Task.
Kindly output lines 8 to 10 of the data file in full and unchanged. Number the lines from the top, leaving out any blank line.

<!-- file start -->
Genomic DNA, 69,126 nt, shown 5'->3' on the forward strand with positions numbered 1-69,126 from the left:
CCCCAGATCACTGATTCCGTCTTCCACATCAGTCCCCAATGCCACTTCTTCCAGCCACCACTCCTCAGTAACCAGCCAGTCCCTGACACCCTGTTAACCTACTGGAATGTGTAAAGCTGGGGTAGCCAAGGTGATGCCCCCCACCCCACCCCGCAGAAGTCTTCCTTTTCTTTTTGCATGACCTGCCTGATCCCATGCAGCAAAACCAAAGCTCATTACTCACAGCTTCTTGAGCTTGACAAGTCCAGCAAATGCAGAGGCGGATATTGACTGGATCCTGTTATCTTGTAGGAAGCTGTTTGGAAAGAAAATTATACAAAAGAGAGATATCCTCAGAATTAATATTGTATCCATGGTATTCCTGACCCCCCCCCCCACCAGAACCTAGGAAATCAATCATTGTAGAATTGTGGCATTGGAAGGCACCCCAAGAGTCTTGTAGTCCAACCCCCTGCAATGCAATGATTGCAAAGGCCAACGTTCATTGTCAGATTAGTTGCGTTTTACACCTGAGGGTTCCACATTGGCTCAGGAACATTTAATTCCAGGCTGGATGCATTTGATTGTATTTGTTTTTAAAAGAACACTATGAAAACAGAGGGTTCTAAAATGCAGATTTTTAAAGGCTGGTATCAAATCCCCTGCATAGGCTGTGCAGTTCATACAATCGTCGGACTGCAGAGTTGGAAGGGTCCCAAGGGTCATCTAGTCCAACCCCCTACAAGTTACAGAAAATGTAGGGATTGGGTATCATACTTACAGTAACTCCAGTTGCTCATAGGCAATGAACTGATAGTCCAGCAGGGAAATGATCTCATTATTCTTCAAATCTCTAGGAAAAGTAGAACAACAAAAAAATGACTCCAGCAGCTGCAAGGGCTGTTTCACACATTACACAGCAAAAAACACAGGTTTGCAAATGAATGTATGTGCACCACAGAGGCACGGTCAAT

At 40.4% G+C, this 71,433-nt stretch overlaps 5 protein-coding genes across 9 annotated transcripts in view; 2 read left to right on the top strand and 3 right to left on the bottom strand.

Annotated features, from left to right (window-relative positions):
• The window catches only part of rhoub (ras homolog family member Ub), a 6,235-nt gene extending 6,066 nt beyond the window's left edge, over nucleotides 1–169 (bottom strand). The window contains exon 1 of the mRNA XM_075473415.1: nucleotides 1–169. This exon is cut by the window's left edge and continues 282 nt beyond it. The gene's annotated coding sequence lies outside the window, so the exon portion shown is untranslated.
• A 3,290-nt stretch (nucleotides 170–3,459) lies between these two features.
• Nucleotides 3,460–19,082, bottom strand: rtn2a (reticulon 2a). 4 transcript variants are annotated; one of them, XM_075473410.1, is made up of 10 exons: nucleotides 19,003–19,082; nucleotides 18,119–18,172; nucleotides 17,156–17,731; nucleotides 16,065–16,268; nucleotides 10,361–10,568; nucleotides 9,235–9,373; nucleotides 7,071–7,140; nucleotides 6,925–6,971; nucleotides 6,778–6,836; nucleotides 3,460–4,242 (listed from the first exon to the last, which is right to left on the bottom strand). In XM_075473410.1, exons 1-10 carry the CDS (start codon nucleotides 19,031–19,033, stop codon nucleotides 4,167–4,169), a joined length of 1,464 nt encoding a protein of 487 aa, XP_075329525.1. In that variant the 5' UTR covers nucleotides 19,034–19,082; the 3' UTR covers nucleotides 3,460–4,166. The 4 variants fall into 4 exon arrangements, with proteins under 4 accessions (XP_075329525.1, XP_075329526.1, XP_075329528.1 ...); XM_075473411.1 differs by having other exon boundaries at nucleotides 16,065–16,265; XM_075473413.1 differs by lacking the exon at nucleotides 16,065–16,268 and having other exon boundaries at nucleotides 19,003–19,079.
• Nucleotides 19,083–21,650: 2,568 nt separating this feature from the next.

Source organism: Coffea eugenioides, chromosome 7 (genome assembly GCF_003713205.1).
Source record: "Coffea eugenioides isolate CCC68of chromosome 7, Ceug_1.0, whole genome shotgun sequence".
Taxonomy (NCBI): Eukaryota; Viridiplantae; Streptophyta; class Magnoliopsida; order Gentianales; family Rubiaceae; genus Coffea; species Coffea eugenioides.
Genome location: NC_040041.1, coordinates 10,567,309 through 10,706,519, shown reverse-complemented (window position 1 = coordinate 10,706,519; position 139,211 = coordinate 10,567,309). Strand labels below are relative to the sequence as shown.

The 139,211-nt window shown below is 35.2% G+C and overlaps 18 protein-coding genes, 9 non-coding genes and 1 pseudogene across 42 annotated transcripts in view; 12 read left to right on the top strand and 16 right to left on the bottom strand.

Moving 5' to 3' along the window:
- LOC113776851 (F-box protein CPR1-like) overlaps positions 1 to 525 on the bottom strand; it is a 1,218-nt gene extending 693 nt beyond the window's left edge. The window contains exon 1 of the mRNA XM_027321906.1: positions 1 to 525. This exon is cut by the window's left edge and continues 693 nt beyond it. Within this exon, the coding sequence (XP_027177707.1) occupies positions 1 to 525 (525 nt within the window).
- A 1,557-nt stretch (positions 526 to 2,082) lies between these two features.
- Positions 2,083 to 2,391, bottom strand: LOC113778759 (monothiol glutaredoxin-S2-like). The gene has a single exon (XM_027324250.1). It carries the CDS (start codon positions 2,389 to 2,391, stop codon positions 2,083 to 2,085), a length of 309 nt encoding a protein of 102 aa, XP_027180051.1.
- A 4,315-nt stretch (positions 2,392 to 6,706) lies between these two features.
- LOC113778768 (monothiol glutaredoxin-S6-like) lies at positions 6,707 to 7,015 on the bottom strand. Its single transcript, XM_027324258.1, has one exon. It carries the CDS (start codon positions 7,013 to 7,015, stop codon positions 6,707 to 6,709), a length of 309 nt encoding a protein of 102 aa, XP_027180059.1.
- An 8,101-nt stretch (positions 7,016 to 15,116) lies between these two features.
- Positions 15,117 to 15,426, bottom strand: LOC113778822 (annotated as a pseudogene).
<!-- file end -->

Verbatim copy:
• Nucleotides 19,083–21,650: 2,568 nt separating this feature from the next.

Source organism: Coffea eugenioides, chromosome 7 (genome assembly GCF_003713205.1).
Source record: "Coffea eugenioides isolate CCC68of chromosome 7, Ceug_1.0, whole genome shotgun sequence".